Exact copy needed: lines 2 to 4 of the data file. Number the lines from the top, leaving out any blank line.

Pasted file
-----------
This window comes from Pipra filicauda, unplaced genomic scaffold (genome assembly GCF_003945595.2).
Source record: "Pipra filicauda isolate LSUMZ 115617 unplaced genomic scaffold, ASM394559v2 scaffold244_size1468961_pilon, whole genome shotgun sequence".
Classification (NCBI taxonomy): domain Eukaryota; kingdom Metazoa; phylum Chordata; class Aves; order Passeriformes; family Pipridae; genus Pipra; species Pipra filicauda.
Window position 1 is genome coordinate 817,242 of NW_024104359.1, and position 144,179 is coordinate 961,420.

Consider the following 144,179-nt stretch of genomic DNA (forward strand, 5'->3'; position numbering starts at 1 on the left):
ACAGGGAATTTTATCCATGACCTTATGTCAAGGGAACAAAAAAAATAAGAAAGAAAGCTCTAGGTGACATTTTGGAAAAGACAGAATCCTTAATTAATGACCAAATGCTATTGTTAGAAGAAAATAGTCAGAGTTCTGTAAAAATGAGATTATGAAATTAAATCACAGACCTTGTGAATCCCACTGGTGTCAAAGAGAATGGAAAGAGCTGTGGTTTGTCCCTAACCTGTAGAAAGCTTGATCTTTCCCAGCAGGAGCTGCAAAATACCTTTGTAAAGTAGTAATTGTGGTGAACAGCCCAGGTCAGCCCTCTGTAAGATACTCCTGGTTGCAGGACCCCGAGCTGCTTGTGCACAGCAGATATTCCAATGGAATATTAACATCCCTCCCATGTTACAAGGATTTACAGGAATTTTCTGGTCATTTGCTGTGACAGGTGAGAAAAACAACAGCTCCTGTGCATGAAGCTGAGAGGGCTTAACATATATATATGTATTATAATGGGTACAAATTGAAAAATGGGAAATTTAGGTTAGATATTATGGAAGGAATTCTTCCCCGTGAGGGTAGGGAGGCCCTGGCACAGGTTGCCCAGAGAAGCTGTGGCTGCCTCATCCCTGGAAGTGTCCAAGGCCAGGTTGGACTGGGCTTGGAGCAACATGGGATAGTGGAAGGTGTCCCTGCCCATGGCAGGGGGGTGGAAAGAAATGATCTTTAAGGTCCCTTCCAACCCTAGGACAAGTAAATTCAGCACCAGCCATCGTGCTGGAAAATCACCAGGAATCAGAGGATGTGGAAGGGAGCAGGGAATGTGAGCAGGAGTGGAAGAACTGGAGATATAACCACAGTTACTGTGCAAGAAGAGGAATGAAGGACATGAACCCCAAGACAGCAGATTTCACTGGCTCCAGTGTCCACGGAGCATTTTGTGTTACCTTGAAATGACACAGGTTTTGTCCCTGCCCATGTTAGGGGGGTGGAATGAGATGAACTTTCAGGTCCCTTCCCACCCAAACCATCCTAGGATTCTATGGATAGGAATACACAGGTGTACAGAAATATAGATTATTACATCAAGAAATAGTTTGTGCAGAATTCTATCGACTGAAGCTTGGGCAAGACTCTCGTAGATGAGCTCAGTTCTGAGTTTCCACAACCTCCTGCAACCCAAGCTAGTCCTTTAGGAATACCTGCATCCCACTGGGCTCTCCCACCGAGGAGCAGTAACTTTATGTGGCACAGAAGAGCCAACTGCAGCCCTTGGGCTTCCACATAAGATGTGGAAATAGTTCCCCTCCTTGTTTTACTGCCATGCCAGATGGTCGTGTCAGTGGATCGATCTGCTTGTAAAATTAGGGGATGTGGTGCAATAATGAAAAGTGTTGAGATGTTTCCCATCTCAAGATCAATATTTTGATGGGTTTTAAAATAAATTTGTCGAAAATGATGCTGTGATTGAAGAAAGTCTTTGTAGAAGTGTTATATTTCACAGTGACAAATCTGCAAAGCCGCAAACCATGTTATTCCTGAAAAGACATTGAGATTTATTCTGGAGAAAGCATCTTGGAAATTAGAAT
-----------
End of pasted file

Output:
Source record: "Pipra filicauda isolate LSUMZ 115617 unplaced genomic scaffold, ASM394559v2 scaffold244_size1468961_pilon, whole genome shotgun sequence".
Classification (NCBI taxonomy): domain Eukaryota; kingdom Metazoa; phylum Chordata; class Aves; order Passeriformes; family Pipridae; genus Pipra; species Pipra filicauda.
Window position 1 is genome coordinate 817,242 of NW_024104359.1, and position 144,179 is coordinate 961,420.